When ATZ visited on Saturday, Josh Axelrod, the longtime manager of the Union Square store, happened to come by to give a check for $2240.79 from the Petco Foundation to NY Metro Rabbit’s Marcie Frishberg. Axelrod said that $1000 came from a Petco-sponsored contest won by Union Square staff and the balance was raised from customer donations at the checkout counter. The Petco Foundation donates about $15 million a year to help more than 8,000 local animal welfare groups across the country. Union Square Petco also hosts Kitty Kind, where we adopted our cat Talulah about two years ago. On Saturday, Long Island Bulldog Rescue also had a booth and the ASPCA’s adoption van was parked outside.

NYC Metro Rabbit Rescue is an all-volunteer, nonprofit organization dedicated to rescuing abandoned New York City rabbits and finding them permanent indoor homes. Their website features a plethora of info, from a documentary on what it’s like to live with a companion rabbit to articles on their care and behavior. In addition to Union Square Petco, the group has rabbit adoption locations at the Petco on Lexington Avenue and 86th Street and the City’s Center for Animal Care and Control (ACC) on 110th Street at 2nd Avenue. The group is a satellite of Rabbit Rescue and Rehab, which is the downstate NY chapter of the House Rabbit Society.

NYC Metro Rabbit

NYC Metro Rabbit, the NYC Satellite of Rabbit Rescue and Rehab, at Petco in Union Square. March 15, 2014. Photo © Tricia Vita

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Related Posts on ATZ…

January 18, 2014: Coney Island Bunny Rescued After 21 Days on The Run

September 19, 2013: Photo of the Day: Coney Island Parakeets Go for a Walk

June 17, 2013: Photo of the Day: Paquito the Chihuahua in Coney Island

April 1, 2013: Sea Rabbits Swim Ashore in Coney Island, Up For Adoption

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Coney Island Bunny

Steeplechase, Coney Island Bunny Rescued after 21 Days on the Run. January 26, 2014. Photo © Jozefa Cheman

Steeplechase, the Coney Island “coney” rescued after 21 days on the run, posed for her first official photo today. Want to “Save Coney” and give Steeplechase the bunny a home? This refugee from the bulldozed Coney Island Community Garden will be up for adoption after she is spayed next week.

William Leung, a volunteer with Rabbit Rescue and Rehab successfully “netted” the rabbit, whom he named Steeplechase, on January 18th after ten days of trying to befriend her with bananas and other treats.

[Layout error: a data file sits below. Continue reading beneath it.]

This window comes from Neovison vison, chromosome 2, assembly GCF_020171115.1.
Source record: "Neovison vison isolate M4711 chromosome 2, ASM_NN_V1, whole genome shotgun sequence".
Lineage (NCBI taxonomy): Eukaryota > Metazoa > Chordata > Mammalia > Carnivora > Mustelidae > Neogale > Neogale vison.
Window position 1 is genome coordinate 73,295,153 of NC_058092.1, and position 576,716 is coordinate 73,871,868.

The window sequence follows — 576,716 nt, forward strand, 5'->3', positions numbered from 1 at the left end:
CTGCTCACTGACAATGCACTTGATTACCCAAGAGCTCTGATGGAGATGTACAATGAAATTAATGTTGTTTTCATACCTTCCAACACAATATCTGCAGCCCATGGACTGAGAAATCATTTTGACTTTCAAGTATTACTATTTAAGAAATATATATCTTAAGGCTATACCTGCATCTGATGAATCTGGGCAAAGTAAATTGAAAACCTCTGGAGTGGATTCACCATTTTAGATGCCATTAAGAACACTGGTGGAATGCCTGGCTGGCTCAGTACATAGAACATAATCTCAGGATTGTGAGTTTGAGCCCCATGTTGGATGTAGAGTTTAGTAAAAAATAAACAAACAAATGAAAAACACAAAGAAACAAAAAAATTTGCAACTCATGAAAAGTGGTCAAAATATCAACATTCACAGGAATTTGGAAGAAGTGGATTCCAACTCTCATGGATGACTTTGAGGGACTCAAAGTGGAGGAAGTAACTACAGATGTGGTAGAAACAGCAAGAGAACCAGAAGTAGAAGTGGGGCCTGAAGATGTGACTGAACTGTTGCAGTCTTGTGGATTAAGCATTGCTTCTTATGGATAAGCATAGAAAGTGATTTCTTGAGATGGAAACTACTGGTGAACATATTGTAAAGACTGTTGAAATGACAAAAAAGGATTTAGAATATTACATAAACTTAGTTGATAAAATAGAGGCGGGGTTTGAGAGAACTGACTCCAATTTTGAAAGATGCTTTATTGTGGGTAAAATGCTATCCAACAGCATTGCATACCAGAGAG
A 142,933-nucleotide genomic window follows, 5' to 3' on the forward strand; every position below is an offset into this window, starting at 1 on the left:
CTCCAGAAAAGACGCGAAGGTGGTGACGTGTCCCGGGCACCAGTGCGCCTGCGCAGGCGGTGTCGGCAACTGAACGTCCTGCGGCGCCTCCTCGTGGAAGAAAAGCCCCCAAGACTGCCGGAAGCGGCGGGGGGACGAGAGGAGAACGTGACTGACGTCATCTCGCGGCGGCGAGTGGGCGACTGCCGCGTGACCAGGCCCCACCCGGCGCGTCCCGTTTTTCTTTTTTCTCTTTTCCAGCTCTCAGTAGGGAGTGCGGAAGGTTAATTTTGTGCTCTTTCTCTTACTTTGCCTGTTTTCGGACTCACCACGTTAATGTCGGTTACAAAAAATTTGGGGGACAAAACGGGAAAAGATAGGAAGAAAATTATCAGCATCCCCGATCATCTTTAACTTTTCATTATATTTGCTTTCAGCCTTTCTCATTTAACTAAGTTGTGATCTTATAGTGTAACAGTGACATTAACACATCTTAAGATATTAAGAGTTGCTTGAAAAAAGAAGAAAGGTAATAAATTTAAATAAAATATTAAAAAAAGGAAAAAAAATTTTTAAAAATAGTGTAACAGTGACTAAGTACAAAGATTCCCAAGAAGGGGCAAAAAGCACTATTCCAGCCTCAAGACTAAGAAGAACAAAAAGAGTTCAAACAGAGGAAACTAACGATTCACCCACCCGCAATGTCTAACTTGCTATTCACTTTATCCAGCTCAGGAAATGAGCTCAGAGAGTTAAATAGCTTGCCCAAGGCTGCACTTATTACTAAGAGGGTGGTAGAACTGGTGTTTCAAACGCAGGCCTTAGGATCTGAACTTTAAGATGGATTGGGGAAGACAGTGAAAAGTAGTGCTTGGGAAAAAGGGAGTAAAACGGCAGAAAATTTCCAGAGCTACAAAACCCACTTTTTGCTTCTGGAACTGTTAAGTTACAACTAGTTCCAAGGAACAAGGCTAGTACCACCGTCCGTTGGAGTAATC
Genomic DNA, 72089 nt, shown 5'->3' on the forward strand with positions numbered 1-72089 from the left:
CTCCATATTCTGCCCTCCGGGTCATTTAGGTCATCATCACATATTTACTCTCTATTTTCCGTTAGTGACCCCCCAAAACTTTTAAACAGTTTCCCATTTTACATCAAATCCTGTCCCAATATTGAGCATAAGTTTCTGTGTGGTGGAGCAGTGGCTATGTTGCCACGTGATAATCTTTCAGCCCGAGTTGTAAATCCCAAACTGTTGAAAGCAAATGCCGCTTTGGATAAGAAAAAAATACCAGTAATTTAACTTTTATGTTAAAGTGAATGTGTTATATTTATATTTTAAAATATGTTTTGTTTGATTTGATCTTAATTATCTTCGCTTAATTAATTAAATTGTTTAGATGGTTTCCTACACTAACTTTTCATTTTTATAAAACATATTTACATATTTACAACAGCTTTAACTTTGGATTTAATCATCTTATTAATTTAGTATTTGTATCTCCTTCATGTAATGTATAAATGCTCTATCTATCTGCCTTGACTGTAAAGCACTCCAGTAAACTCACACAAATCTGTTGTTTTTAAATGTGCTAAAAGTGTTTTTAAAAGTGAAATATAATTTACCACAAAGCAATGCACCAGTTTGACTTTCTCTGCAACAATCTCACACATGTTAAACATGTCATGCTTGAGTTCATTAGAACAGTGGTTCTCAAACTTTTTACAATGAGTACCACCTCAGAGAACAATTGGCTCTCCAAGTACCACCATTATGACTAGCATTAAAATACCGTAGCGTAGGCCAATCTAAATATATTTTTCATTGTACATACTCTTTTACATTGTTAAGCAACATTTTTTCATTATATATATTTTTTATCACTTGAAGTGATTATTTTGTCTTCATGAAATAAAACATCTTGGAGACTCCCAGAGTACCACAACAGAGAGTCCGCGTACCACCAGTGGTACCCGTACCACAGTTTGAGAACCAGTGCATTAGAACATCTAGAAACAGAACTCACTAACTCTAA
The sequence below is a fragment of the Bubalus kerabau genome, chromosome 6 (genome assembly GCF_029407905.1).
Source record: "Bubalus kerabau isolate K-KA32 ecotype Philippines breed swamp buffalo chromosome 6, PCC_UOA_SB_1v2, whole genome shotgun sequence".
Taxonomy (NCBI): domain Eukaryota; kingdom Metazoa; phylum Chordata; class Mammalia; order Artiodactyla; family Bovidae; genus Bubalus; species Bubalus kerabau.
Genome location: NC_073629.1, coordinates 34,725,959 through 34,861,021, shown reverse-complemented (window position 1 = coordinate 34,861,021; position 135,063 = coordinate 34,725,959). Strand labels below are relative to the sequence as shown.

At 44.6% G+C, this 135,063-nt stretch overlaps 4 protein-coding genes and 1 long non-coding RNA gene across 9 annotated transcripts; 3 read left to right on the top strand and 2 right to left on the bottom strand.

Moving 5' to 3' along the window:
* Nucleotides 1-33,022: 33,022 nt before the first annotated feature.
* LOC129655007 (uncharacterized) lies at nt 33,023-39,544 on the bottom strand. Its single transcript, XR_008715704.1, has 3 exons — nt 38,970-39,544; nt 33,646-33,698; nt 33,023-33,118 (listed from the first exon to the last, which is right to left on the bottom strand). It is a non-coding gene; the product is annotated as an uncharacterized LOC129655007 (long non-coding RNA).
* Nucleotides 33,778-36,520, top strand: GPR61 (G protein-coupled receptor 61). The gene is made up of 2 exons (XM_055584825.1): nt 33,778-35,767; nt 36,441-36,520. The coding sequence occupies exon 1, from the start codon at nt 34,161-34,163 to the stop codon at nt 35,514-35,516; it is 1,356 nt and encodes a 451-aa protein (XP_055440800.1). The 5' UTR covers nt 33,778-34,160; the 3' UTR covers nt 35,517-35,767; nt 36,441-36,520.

“She is scheduled to be spayed next Wednesday,” said Leung, who visited the shy bunny today at New York City’s Animal Care and Control. Rabbit Rescue and Rehab, the New York City chapter of the House Rabbit Society, is the primary bunny rescue group that works with ACC. “Our volunteers go there every day to feed the rabbits,” Leung said.

A list of bunnies up for adoption in New York City is on the group’s petfinder page. Email nyc.metro.rabbits@gmail.com if you are interested in adopting Steeplechase.

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Related Posts on ATZ…

January 18, 2014: Coney Island Bunny Rescued After 21 Days on The Run

January 8, 2014: Bunny Returns to Bulldozed Coney Island Garden, Kitten Euthanized

December 10, 2013: Update on Coney Island Cat ‘Snow Coney’ & His Family

April 1, 2013: Sea Rabbits Swim Ashore in Coney Island, Up For Adoption

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Update November 19th: Over the weekend, For Animals reported that Mermaid the Cat needs an MRI and asked supporters to chip in to help fund the expensive diagnostic procedure: “Sadly the biopsy results from Mermaid’s ear polyp came back as ceruminous adenocarcinoma — a locally invasive, aggressive cancer. There is a chance that the TECA surgery (total ear canal ablation) could prove curative if it hasn’t spread. Please help us continue to raise funds for this sweet cat whose new life is just beginning.”

Among the stories of animals being rescued post-Hurricane Sandy, this one caught our eye. A cat named Mermaid rescued in Coney Island! On Friday, a Queens animal rescue group saved the sick cat left behind in Coney Island when its elderly owner was evacuated to a nursing home after Hurricane Sandy. Rescuers from For Animals, Inc. climbed to the 14th floor of a Coney housing project that has no power or heat to get the cat since its guardian will not be returning home. The group has started a chip-in to raise funds for the cat’s medical bills. Mermaid needs a procedure called Total Ear Canal Ablation on her left ear as well as dental work. The cat is now in foster care, where she is eating and even purring, say her rescuers. For Animals posted news and videos of the lucky Mermaid on their Facebook page.